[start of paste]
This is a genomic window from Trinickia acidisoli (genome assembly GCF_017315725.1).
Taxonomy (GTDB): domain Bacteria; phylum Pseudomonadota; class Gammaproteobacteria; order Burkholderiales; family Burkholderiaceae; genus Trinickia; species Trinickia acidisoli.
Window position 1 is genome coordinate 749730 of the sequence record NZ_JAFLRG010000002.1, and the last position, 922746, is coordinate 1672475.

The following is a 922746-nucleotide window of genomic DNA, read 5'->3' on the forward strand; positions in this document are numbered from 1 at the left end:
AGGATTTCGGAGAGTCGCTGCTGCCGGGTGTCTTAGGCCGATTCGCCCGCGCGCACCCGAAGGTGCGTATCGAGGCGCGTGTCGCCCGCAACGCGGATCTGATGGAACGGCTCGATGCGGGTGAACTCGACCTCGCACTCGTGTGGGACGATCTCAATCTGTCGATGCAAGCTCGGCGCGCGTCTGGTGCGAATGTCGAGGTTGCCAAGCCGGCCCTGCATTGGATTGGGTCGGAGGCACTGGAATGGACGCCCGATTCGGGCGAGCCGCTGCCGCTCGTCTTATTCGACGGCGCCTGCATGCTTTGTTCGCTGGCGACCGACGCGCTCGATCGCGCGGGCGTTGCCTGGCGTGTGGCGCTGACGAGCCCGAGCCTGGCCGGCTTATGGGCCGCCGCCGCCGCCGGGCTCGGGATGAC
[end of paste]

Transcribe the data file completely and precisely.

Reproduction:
This is a genomic window from Trinickia acidisoli (genome assembly GCF_017315725.1).
Taxonomy (GTDB): domain Bacteria; phylum Pseudomonadota; class Gammaproteobacteria; order Burkholderiales; family Burkholderiaceae; genus Trinickia; species Trinickia acidisoli.
Window position 1 is genome coordinate 749730 of the sequence record NZ_JAFLRG010000002.1, and the last position, 922746, is coordinate 1672475.

The following is a 922746-nucleotide window of genomic DNA, read 5'->3' on the forward strand; positions in this document are numbered from 1 at the left end:
AGGATTTCGGAGAGTCGCTGCTGCCGGGTGTCTTAGGCCGATTCGCCCGCGCGCACCCGAAGGTGCGTATCGAGGCGCGTGTCGCCCGCAACGCGGATCTGATGGAACGGCTCGATGCGGGTGAACTCGACCTCGCACTCGTGTGGGACGATCTCAATCTGTCGATGCAAGCTCGGCGCGCGTCTGGTGCGAATGTCGAGGTTGCCAAGCCGGCCCTGCATTGGATTGGGTCGGAGGCACTGGAATGGACGCCCGATTCGGGCGAGCCGCTGCCGCTCGTCTTATTCGACGGCGCCTGCATGCTTTGTTCGCTGGCGACCGACGCGCTCGATCGCGCGGGCGTTGCCTGGCGTGTGGCGCTGACGAGCCCGAGCCTGGCCGGCTTATGGGCCGCCGCCGCCGCCGGGCTCGGGATGAC